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Beyond Mount Everest's altitude - 29,000 feet - people who have visited the mountain often find it hard to describe.
"You, my friends, are following in the very footsteps of history -- something beyond the power of words to describe," goes a line in the 2015 movie "Everest," about the tragic 1996 disaster in which 15 climbers died.
2015 also gave us a new milestone for climbing deaths - 19 - in the aftermath of the Nepalese Earthquake that killed thousands of people in Nepal, and dwarfed the tragedy on the mountain. For the first time in thirty years, not a single climber made it to the summit - the stunt of climbing Everest subdued by reality.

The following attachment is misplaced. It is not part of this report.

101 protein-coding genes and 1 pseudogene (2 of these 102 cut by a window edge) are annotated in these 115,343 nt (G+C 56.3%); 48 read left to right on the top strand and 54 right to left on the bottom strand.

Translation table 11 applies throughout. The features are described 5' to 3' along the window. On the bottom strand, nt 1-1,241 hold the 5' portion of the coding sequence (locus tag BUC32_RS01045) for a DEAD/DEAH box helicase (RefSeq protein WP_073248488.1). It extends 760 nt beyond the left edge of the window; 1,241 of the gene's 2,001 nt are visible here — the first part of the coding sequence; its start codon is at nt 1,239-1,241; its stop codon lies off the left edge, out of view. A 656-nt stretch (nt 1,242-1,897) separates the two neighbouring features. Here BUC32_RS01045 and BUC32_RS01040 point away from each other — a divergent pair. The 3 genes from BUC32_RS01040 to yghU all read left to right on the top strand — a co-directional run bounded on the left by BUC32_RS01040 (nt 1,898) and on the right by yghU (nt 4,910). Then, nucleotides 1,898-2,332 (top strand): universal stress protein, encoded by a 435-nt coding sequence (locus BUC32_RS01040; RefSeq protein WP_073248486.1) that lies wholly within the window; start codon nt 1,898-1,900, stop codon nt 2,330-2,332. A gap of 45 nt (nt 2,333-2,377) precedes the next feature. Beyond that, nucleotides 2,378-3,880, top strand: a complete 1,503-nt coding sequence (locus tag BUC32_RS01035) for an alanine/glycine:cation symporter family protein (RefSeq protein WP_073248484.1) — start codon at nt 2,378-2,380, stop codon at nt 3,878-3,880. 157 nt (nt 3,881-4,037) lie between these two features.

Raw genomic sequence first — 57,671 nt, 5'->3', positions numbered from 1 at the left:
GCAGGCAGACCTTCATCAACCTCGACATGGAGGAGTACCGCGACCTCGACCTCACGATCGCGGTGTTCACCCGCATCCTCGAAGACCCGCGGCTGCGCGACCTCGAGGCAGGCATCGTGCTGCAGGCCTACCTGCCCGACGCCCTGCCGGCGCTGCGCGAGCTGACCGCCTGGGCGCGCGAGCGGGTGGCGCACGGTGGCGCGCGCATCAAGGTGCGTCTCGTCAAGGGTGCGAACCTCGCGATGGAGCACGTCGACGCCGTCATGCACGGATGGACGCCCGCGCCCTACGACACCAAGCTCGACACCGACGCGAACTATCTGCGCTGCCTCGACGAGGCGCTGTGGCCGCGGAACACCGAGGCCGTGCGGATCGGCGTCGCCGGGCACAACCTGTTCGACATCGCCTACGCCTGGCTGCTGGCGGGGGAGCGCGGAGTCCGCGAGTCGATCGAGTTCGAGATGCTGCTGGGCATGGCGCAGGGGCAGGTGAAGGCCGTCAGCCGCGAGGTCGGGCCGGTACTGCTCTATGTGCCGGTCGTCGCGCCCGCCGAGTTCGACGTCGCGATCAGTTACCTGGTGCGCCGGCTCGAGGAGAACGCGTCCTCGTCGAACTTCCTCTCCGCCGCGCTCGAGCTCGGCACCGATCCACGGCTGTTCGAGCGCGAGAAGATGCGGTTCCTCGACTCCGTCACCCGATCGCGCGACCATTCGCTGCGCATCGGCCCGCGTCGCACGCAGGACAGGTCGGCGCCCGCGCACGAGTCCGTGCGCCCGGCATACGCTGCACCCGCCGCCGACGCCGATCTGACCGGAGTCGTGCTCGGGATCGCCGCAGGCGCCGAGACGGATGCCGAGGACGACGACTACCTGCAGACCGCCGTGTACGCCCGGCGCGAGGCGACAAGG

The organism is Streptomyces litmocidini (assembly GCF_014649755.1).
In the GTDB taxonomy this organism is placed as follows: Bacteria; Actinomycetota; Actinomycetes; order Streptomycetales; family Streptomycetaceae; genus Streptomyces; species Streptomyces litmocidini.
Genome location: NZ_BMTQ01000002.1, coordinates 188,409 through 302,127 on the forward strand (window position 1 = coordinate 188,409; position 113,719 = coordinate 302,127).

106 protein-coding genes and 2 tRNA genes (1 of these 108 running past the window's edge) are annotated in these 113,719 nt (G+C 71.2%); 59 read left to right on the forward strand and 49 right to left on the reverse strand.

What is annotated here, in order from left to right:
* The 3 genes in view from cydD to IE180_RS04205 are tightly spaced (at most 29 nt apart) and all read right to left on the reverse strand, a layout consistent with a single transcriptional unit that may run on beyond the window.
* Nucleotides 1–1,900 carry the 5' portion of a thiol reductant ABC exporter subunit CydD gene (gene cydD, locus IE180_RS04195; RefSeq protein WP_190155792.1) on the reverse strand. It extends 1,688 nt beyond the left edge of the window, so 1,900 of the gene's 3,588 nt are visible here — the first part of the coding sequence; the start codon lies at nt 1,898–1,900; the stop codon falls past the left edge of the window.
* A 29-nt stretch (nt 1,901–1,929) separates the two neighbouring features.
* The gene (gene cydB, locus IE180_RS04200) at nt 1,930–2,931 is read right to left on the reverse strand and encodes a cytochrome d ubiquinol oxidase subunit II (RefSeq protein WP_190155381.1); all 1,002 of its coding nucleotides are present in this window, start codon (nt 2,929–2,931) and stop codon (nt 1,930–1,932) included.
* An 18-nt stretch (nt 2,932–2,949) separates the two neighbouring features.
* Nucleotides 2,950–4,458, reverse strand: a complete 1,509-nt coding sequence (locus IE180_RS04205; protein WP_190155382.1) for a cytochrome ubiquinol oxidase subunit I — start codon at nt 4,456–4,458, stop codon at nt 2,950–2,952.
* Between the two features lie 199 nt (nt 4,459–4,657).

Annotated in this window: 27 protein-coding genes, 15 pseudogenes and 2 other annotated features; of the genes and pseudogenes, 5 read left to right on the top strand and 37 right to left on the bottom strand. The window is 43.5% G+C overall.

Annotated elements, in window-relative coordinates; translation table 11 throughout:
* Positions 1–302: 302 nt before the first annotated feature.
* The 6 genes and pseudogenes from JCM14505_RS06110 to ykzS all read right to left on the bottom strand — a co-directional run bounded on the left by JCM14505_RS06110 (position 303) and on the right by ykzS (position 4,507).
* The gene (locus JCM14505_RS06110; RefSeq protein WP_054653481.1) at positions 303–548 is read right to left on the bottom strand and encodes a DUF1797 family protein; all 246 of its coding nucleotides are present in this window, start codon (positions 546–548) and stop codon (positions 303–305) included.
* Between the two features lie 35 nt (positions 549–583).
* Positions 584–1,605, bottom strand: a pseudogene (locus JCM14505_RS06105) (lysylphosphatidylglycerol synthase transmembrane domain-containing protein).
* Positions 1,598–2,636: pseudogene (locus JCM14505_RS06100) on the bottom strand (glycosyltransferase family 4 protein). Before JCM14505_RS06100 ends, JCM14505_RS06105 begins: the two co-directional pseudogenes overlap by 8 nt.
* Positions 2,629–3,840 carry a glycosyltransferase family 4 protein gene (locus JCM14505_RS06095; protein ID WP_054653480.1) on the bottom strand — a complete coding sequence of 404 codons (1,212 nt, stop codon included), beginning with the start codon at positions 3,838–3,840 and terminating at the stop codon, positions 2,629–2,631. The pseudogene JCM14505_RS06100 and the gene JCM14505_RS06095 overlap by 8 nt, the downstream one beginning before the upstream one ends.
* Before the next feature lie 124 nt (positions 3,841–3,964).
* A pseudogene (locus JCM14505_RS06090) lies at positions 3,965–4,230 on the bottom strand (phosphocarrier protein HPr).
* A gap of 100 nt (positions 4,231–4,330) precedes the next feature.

Everest inspires humility, but with increasingly global pressures of tourism, the mountain faces more challenges than ever.
Derek Eland's 2016 will be all about trying to use the power of art and words to describe Everest, collecting stories and photos of those who live and work there, share who they are, and why they're there. Eland says that he's always sought to bring art to places of danger.
To learn more about his work, visit derekeland.com.